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Amid expensive textbooks, tuition and fees, instructors at the University of Nebraska-Lincoln are utilizing the Successful Teaching with Affordable Resources initiative to reduce the cost of course materials.

The STAR initiative has helped students save more than $3.5 million since 2019 by reducing the cost of textbooks and continues to make educational materials more affordable, according to the initiative’s website

Brad Severa, an academic technology support specialist at UNL, said there are two options within the initiative to choose: Inclusive Access and Open Educational Resources. 

Inclusive Access is a program where all students have access to an e-book format of the course textbook through Canvas at a lower price, according to Severa. He said OER is a program where free textbooks are offered for students with licenses, which is funded through grants primarily. 

There are approximately 22 faculty members participating in OER and about 100 faculty who have Inclusive Access. Severa said the program spans around 240 courses. 

Severa said many professors who are part of STAR continue to use it to reduce classroom prices and offer increased accessibility. 

Nathan Wakefield, director of first-year mathematics programs, said the program has been beneficial to students and in the Department of Mathematics. 

Before STAR, he said there was a push to have OER in place, particularly for first-year courses. However, the change was difficult due to lack of funding, he said, but with STAR offering grants for OER it was easier to switch. 

“It was a really good jumpstart and it gave us an initial cash flow,” Wakefield said. “The result is we have several thousand students not having to buy a math book.”

Wakefield said textbooks, on average, cost around $100 to $200 for the original price, so student savings altogether can total around $200,000 annually. 

Beyond the savings aspect, Wakefield said paperback textbooks are about 800 pages and too heavy for students to carry around to class. By generating a book that’s both online and mobile-friendly, he said it is convenient and flexible.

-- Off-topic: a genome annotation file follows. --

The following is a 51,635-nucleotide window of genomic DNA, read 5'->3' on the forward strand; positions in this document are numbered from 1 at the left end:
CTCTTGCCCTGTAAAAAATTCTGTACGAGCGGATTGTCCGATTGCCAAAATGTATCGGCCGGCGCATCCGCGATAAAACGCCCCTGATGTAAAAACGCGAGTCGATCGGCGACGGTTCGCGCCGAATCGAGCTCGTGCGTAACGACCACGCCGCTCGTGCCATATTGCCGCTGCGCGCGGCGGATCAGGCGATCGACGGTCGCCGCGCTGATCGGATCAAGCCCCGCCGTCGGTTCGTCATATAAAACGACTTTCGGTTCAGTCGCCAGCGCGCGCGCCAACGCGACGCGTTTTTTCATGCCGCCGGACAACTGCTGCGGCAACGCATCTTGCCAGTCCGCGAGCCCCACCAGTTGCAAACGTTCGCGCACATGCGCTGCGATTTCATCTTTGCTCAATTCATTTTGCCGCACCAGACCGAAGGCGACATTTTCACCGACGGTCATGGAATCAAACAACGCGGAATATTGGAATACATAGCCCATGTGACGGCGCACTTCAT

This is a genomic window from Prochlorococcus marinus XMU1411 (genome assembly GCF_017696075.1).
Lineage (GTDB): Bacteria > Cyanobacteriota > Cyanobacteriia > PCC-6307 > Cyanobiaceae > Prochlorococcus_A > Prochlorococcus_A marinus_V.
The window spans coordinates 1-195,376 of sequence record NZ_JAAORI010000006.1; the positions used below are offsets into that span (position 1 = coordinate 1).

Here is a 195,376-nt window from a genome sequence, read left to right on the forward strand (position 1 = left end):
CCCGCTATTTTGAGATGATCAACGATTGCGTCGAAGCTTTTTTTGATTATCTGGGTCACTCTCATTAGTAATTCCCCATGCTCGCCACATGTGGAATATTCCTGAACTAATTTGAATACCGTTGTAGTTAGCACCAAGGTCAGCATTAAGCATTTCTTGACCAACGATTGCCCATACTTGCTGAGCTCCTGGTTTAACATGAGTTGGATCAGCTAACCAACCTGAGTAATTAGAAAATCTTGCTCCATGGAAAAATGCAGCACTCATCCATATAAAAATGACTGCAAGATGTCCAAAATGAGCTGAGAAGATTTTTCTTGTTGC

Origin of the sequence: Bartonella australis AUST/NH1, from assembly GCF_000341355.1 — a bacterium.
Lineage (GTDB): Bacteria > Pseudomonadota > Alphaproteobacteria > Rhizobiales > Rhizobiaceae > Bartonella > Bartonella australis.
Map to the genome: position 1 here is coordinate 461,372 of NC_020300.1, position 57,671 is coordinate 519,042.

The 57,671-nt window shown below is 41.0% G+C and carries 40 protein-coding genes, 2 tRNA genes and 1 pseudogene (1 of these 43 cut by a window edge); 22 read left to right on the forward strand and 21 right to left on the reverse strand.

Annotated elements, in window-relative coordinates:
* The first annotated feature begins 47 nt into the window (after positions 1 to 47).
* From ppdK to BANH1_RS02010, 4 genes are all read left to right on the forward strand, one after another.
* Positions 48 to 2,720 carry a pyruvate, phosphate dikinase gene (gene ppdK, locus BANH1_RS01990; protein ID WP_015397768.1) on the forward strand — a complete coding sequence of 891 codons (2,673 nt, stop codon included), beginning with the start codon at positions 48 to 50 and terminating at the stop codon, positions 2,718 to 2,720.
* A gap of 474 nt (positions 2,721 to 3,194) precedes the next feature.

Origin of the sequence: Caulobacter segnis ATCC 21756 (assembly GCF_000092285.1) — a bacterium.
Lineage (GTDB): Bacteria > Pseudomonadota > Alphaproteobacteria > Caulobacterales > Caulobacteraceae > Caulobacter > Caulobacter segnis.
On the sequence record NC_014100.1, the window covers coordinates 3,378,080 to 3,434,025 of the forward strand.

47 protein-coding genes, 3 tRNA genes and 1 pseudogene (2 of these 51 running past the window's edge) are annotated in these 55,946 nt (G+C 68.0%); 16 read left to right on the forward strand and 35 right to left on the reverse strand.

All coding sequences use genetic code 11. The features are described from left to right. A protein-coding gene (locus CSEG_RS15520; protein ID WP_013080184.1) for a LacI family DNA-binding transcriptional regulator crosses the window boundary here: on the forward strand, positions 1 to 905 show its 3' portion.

The program has also given students the opportunity to access more books than what is required for courses, according to Wakefield.

“The other big win is that no matter what area a student is struggling in we can provide them a textbook in that area without any costs [through OER],” he said. “So there’s the real cost of hundreds of thousands of dollars we’re saving, but I think there’s also this big benefit of access. We’re giving the book to them at their fingertips without any extra expenses.”

Rob Simon, associate professor of practice in the Department of Marketing, said one of the key factors that drew him toward the program was the reduced prices it offered, so he joined Inclusive Access.

“I’ve taught for about 12 or 13 years, and it’s always frustrating when it comes to the cost of books,” Simon said.

Simon said one of the challenges he experienced was transitioning into the e-book version on Canvas. He said some students wanted to have physical copies and there were difficulties letting students withdraw from the Canvas e-book model. Aside from his first year using STAR, Simon said Inclusive Access has worked smoothly for his classes.

Carolyn Brown-Kramer, assistant professor of practice in psychology, joined the initiative in 2018 after finding out about it from a poster session at a teaching symposium. Brown-Kramer said she worked with Severa to write a proposal and receive a grant to move her course into OER. 

At the time, Brown-Kramer said she was teaching a psychology course and the cost of brand new textbooks were around $200 and used versions were around $98. After experimenting with OER, she surveyed students and found they felt less stressed with reduced prices. 

Brown-Kramer said she also enjoys that students have access to material on day one itself through the initiative.

Brown-Kramer plans on staying with the program, but she said it requires more work and preparations early on. Aside from that, she said she highly encourages her colleagues to be part of STAR.

“They don’t have to figure out how to navigate access codes and they don’t need their parent’s credit card information; it’s loaded into Canvas already,” Brown-Kramer said. “All those concerns, where students don’t have access to the book until payday or until they go to the bookstore, evaporate.”

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